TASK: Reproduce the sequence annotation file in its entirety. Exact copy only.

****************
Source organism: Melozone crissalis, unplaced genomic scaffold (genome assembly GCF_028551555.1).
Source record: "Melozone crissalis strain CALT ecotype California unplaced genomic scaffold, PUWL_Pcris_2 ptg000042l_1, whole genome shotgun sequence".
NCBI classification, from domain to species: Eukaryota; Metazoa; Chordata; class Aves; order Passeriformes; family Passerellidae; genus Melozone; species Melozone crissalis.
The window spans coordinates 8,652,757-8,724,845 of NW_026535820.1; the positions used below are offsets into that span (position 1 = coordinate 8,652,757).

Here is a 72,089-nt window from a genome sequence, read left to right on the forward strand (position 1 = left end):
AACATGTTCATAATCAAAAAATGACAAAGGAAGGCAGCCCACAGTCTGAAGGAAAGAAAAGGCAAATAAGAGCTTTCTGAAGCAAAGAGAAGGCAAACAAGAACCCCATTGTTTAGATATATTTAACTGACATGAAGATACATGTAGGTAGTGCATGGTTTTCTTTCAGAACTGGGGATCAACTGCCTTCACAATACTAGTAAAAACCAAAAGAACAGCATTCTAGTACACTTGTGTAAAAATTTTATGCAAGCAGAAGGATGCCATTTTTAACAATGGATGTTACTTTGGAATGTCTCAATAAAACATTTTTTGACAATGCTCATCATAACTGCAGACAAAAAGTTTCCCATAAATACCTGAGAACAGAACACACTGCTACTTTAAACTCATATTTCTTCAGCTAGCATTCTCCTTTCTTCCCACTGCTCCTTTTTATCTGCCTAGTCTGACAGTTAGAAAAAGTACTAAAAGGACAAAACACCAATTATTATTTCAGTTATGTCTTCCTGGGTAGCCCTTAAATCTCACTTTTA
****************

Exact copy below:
Source organism: Melozone crissalis, unplaced genomic scaffold (genome assembly GCF_028551555.1).
Source record: "Melozone crissalis strain CALT ecotype California unplaced genomic scaffold, PUWL_Pcris_2 ptg000042l_1, whole genome shotgun sequence".
NCBI classification, from domain to species: Eukaryota; Metazoa; Chordata; class Aves; order Passeriformes; family Passerellidae; genus Melozone; species Melozone crissalis.
The window spans coordinates 8,652,757-8,724,845 of NW_026535820.1; the positions used below are offsets into that span (position 1 = coordinate 8,652,757).

Here is a 72,089-nt window from a genome sequence, read left to right on the forward strand (position 1 = left end):
AACATGTTCATAATCAAAAAATGACAAAGGAAGGCAGCCCACAGTCTGAAGGAAAGAAAAGGCAAATAAGAGCTTTCTGAAGCAAAGAGAAGGCAAACAAGAACCCCATTGTTTAGATATATTTAACTGACATGAAGATACATGTAGGTAGTGCATGGTTTTCTTTCAGAACTGGGGATCAACTGCCTTCACAATACTAGTAAAAACCAAAAGAACAGCATTCTAGTACACTTGTGTAAAAATTTTATGCAAGCAGAAGGATGCCATTTTTAACAATGGATGTTACTTTGGAATGTCTCAATAAAACATTTTTTGACAATGCTCATCATAACTGCAGACAAAAAGTTTCCCATAAATACCTGAGAACAGAACACACTGCTACTTTAAACTCATATTTCTTCAGCTAGCATTCTCCTTTCTTCCCACTGCTCCTTTTTATCTGCCTAGTCTGACAGTTAGAAAAAGTACTAAAAGGACAAAACACCAATTATTATTTCAGTTATGTCTTCCTGGGTAGCCCTTAAATCTCACTTTTA